Instant analysis: Braves 11, Nats 10

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Instant analysis: Braves 11, Nats 10

Game in a nutshell: In the latest installment of "The Biggest Series in Nationals history," the locals got off to a brilliant start they couldn't have scripted any better. Michael Morse and Ryan Zimmerman launched three-run homers and Steve Lombardozzi added a two-run double that gave the Nats an insurmountable 9-0 lead after five innings, with Stephen Strasburg cruising along on his 24th birthday. Chalk up a huge victory for the Nats ... er, maybe not. Strasburg gave up four runs in the sixth before getting yanked. Drew Storen and Sean Burnett made a mess of the eighth inning, combining to surrender four more runs and give the Braves life. And the Tyler Clippard finished off the meltdown by giving up a two-run triple to Michael Bourn in the top of the ninth that completed the Braves' stunning, 10-run rally. It was the largest blown lead in franchise history, and it left everyone inside Nationals Park stunned and dejected ... er, maybe not.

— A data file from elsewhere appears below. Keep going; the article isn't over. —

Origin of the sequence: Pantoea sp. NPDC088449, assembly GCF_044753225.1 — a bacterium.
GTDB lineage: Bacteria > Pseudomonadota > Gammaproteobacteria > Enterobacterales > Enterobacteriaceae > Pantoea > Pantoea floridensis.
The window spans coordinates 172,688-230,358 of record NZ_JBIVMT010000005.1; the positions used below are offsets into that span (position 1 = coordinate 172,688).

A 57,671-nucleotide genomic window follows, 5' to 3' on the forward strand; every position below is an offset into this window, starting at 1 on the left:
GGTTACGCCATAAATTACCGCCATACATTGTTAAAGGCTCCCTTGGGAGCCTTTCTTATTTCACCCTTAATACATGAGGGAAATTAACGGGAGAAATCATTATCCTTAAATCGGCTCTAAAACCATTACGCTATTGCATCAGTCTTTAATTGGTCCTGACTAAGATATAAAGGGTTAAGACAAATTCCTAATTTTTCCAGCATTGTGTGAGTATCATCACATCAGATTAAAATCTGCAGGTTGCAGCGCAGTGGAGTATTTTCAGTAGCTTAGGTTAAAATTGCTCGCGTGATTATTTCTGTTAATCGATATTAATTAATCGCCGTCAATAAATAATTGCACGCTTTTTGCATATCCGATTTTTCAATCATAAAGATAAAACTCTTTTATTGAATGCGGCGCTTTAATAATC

Danny Espinosa crushed a 1-0 pitch from Craig Kimbrel into the left-field bullpen to bring the Nats back from the dead and force extra innings. But the Braves never let up and pushed across the winning run in the 11th when Zimmerman followed a fantastic pick at third base with a terrible throw to first base and Ian Desmond couldn't make an incredible, over-the-shoulder catch of Paul Janish's blooper. The Nats went down in the bottom of the 11th and wound up suffering a crushing defeat after all.

Hitting highlight: Which three-run blast should we pick: Morse's first-inning bomb or Zimmerman's fourth-inning jack? Let's just talk about both. Morse's was something to behold, a 465-foot moonshot that struck the railing behind the picnic benches in the Red Porch. According to ESPN's Hit Tracker, it was the longest home run in Nationals Park history. Zimmerman's homer wasn't quite as titanic, but it did produce the night's loudest explosion from the crowd of 34,228. And it was merely the latest in a string of big hits from the third baseman, who since receiving his much-ballyhooed cortisone shot on June 24 has nine homers, 25 RBI, a .368 batting average and a .782 slugging percentage.

Pitching lowlight: Take your pick of late-inning relievers. Storen didn't retire either of the two batters he faced in the eighth. Burnett then walked two batters in a row, one with the bases loaded, and gave up a pair of RBI singles. But the biggest meltdown came from Clippard in the ninth. He walked Uggla to start things off, uncorked a wild pitch and then plunked the .118-hitting Janish in the back. That set the stage for Bourn's game-changing triple off the top of the right-field fence. It was Clippard's fourth straight shaky outing, and it's got to leave the Nationals deeply concerned.